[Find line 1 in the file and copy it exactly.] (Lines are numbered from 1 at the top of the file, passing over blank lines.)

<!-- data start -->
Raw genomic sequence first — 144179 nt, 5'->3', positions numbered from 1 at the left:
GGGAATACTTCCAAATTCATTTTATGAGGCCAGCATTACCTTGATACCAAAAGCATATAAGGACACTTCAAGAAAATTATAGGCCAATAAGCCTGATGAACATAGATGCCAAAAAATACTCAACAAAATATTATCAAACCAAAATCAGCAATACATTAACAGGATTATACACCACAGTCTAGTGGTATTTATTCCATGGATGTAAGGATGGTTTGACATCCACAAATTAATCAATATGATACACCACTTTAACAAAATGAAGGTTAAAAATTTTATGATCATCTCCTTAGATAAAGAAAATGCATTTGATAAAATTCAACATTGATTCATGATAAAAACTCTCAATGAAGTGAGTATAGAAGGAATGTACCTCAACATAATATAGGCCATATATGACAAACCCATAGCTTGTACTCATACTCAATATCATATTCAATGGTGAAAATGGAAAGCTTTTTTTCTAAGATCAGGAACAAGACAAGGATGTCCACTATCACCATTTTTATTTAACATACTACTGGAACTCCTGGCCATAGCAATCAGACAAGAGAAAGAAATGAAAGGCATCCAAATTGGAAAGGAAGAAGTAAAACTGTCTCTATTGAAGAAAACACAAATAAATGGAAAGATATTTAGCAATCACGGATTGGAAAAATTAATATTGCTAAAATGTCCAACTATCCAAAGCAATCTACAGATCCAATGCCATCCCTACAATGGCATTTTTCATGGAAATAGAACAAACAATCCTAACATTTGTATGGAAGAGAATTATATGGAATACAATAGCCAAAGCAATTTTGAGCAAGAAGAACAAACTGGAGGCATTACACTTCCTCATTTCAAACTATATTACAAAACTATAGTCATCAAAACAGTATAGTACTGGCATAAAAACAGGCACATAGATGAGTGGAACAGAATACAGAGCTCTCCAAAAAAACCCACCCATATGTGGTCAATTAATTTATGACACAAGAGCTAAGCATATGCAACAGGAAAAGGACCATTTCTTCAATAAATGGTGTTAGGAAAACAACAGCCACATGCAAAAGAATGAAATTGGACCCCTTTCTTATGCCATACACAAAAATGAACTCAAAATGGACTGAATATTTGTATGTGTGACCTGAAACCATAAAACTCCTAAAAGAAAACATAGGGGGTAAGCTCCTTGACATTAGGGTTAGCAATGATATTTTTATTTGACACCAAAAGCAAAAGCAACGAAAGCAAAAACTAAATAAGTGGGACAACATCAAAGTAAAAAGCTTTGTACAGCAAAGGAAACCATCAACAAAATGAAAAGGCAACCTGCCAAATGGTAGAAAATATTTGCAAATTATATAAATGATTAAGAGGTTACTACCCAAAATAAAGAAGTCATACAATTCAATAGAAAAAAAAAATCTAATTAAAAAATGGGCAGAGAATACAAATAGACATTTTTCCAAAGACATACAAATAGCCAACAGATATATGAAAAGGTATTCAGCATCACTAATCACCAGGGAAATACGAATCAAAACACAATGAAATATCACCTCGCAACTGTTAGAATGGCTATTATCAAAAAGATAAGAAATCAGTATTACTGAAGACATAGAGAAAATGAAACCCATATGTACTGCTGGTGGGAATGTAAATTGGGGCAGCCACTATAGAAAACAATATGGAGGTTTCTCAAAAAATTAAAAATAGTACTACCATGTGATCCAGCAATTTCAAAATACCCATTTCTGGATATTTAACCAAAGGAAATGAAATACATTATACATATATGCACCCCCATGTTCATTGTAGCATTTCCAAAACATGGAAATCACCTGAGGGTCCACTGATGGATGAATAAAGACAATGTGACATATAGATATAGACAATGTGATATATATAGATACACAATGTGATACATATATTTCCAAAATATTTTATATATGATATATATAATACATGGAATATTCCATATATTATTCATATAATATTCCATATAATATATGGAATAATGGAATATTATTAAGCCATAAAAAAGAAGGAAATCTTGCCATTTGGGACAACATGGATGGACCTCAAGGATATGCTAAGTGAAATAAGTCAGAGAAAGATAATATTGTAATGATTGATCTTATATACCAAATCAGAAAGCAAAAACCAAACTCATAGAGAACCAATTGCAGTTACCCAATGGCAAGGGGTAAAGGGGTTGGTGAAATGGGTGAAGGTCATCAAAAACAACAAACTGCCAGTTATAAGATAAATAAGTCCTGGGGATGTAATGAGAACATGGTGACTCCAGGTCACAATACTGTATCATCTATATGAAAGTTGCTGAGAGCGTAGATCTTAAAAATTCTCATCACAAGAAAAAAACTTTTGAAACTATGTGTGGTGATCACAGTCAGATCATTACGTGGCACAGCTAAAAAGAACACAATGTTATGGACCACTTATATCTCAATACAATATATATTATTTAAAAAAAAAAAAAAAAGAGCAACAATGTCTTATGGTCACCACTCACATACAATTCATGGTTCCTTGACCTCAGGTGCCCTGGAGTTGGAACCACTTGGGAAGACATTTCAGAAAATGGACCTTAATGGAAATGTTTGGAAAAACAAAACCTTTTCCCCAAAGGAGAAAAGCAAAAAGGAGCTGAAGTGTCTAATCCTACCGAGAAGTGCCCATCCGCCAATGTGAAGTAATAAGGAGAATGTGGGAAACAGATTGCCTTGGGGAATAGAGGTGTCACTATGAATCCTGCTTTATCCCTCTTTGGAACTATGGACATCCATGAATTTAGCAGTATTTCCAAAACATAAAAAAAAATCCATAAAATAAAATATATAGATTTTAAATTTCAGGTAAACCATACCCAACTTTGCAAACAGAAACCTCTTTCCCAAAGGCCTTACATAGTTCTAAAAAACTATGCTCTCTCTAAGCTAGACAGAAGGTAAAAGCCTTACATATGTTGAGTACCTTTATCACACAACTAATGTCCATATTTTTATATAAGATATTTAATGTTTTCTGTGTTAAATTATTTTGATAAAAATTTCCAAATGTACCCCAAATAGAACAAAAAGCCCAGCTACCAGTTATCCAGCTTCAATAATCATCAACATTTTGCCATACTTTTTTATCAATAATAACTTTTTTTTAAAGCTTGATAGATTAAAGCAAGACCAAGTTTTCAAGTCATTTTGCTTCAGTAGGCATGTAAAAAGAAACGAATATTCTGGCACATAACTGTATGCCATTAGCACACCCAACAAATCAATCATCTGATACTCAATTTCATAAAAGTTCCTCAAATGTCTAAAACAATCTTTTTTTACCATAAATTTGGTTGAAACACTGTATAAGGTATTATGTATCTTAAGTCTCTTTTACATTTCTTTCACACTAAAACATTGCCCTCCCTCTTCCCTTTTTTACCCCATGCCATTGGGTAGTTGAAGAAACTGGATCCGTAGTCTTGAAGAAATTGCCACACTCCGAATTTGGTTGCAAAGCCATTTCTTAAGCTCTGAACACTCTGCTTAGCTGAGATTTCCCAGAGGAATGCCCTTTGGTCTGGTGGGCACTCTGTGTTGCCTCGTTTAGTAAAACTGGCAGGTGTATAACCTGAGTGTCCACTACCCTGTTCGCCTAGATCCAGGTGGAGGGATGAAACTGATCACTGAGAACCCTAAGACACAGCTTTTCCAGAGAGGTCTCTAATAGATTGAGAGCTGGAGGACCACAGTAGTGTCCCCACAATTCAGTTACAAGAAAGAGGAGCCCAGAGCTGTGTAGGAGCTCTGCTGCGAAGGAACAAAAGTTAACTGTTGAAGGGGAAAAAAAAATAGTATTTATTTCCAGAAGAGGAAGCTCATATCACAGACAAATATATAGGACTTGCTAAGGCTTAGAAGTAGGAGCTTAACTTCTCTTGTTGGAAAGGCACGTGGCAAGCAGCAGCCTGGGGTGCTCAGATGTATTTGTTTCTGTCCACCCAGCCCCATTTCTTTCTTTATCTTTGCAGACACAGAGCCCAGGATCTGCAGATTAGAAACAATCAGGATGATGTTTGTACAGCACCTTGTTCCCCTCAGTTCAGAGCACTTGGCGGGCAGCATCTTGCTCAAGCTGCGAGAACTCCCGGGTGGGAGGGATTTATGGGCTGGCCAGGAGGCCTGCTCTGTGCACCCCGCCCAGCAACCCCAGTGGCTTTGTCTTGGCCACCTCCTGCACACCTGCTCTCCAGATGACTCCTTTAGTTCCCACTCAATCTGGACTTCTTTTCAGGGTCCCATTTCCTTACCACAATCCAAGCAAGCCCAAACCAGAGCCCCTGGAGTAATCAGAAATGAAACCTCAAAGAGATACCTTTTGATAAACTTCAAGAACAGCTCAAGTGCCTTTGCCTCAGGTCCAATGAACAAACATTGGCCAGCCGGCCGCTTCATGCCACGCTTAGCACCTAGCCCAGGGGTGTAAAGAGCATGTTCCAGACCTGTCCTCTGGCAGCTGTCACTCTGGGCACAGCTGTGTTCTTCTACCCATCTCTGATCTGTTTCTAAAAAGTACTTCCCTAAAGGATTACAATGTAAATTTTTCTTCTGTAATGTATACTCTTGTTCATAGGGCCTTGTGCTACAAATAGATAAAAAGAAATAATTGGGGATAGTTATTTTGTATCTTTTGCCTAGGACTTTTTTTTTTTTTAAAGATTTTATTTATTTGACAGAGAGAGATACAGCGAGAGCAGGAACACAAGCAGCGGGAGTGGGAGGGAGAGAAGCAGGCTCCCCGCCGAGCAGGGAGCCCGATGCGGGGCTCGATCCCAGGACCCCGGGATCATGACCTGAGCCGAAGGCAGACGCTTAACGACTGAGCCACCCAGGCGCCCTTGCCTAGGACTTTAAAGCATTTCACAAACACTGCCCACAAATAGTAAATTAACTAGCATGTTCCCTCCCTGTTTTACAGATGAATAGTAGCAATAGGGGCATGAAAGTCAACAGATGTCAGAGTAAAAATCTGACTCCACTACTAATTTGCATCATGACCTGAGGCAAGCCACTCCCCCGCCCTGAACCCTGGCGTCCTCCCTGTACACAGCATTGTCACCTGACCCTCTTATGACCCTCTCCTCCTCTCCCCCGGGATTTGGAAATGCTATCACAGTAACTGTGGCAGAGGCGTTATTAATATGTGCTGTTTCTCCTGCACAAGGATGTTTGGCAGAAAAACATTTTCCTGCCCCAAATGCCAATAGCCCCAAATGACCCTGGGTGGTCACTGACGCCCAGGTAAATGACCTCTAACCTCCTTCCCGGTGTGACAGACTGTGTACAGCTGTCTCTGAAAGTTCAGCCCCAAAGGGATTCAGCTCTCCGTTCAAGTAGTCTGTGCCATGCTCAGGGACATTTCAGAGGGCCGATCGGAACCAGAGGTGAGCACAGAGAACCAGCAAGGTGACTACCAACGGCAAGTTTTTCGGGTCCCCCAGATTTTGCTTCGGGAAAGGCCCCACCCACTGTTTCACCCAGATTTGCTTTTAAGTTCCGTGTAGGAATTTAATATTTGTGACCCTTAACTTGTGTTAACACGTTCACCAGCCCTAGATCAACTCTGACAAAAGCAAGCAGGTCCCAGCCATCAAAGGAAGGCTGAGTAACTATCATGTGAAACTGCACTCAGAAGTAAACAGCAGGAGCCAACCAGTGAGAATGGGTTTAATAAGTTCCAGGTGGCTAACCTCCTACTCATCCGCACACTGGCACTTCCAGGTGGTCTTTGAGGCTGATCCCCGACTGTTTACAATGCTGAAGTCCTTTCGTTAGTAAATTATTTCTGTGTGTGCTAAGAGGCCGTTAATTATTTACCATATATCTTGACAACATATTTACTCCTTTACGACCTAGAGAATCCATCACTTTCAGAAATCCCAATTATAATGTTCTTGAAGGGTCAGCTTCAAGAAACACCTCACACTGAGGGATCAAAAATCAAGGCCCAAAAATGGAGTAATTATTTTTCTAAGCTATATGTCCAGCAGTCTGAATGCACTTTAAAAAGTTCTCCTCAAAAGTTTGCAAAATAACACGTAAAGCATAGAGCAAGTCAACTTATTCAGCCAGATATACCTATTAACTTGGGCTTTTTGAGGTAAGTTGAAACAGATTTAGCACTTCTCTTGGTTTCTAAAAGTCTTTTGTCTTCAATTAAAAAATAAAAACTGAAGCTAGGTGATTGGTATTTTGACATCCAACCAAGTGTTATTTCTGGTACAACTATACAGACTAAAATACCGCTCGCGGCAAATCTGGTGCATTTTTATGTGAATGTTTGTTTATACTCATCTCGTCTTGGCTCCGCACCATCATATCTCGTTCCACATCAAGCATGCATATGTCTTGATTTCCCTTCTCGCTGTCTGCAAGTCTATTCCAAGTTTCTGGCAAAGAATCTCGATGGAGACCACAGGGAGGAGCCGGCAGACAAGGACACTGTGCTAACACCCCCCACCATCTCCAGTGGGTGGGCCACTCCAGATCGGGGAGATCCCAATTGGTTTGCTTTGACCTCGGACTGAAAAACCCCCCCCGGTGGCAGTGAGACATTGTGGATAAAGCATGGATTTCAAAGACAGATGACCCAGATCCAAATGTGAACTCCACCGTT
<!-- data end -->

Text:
Raw genomic sequence first — 144179 nt, 5'->3', positions numbered from 1 at the left: